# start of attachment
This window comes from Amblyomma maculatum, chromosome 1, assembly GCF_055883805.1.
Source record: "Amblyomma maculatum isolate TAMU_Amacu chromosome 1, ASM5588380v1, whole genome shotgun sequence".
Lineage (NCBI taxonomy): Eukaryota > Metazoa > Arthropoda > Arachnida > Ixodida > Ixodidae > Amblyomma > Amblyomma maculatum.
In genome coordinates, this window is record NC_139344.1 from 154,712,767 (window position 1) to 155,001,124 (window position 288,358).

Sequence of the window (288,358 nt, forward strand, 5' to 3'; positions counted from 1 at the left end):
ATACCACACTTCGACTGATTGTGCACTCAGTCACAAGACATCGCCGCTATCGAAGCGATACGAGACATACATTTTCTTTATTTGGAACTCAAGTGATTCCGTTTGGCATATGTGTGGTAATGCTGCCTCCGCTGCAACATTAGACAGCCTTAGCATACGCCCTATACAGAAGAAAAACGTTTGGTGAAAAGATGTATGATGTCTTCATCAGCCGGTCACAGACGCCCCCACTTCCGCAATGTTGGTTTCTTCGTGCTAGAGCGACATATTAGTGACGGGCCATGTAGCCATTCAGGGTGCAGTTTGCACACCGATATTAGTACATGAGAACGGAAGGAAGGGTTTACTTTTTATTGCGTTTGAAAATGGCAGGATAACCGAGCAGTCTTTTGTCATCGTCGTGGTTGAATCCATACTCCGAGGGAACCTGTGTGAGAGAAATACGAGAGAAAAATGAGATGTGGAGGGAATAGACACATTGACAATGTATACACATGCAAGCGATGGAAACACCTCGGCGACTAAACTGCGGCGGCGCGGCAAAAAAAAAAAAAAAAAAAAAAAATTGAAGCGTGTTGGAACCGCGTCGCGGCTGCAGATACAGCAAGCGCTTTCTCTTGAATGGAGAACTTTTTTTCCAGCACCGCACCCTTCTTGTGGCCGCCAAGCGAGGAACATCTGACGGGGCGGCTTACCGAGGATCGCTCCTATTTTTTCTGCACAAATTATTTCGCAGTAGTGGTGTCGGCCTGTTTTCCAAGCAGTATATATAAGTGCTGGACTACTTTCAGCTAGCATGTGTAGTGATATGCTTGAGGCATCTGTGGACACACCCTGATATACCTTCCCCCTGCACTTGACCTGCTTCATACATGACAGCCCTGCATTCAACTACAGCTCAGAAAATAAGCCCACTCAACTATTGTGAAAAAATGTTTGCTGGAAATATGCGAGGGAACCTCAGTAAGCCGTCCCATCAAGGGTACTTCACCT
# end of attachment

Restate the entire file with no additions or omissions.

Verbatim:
This window comes from Amblyomma maculatum, chromosome 1, assembly GCF_055883805.1.
Source record: "Amblyomma maculatum isolate TAMU_Amacu chromosome 1, ASM5588380v1, whole genome shotgun sequence".
Lineage (NCBI taxonomy): Eukaryota > Metazoa > Arthropoda > Arachnida > Ixodida > Ixodidae > Amblyomma > Amblyomma maculatum.
In genome coordinates, this window is record NC_139344.1 from 154,712,767 (window position 1) to 155,001,124 (window position 288,358).

Sequence of the window (288,358 nt, forward strand, 5' to 3'; positions counted from 1 at the left end):
ATACCACACTTCGACTGATTGTGCACTCAGTCACAAGACATCGCCGCTATCGAAGCGATACGAGACATACATTTTCTTTATTTGGAACTCAAGTGATTCCGTTTGGCATATGTGTGGTAATGCTGCCTCCGCTGCAACATTAGACAGCCTTAGCATACGCCCTATACAGAAGAAAAACGTTTGGTGAAAAGATGTATGATGTCTTCATCAGCCGGTCACAGACGCCCCCACTTCCGCAATGTTGGTTTCTTCGTGCTAGAGCGACATATTAGTGACGGGCCATGTAGCCATTCAGGGTGCAGTTTGCACACCGATATTAGTACATGAGAACGGAAGGAAGGGTTTACTTTTTATTGCGTTTGAAAATGGCAGGATAACCGAGCAGTCTTTTGTCATCGTCGTGGTTGAATCCATACTCCGAGGGAACCTGTGTGAGAGAAATACGAGAGAAAAATGAGATGTGGAGGGAATAGACACATTGACAATGTATACACATGCAAGCGATGGAAACACCTCGGCGACTAAACTGCGGCGGCGCGGCAAAAAAAAAAAAAAAAAAAAAAAATTGAAGCGTGTTGGAACCGCGTCGCGGCTGCAGATACAGCAAGCGCTTTCTCTTGAATGGAGAACTTTTTTTCCAGCACCGCACCCTTCTTGTGGCCGCCAAGCGAGGAACATCTGACGGGGCGGCTTACCGAGGATCGCTCCTATTTTTTCTGCACAAATTATTTCGCAGTAGTGGTGTCGGCCTGTTTTCCAAGCAGTATATATAAGTGCTGGACTACTTTCAGCTAGCATGTGTAGTGATATGCTTGAGGCATCTGTGGACACACCCTGATATACCTTCCCCCTGCACTTGACCTGCTTCATACATGACAGCCCTGCATTCAACTACAGCTCAGAAAATAAGCCCACTCAACTATTGTGAAAAAATGTTTGCTGGAAATATGCGAGGGAACCTCAGTAAGCCGTCCCATCAAGGGTACTTCACCT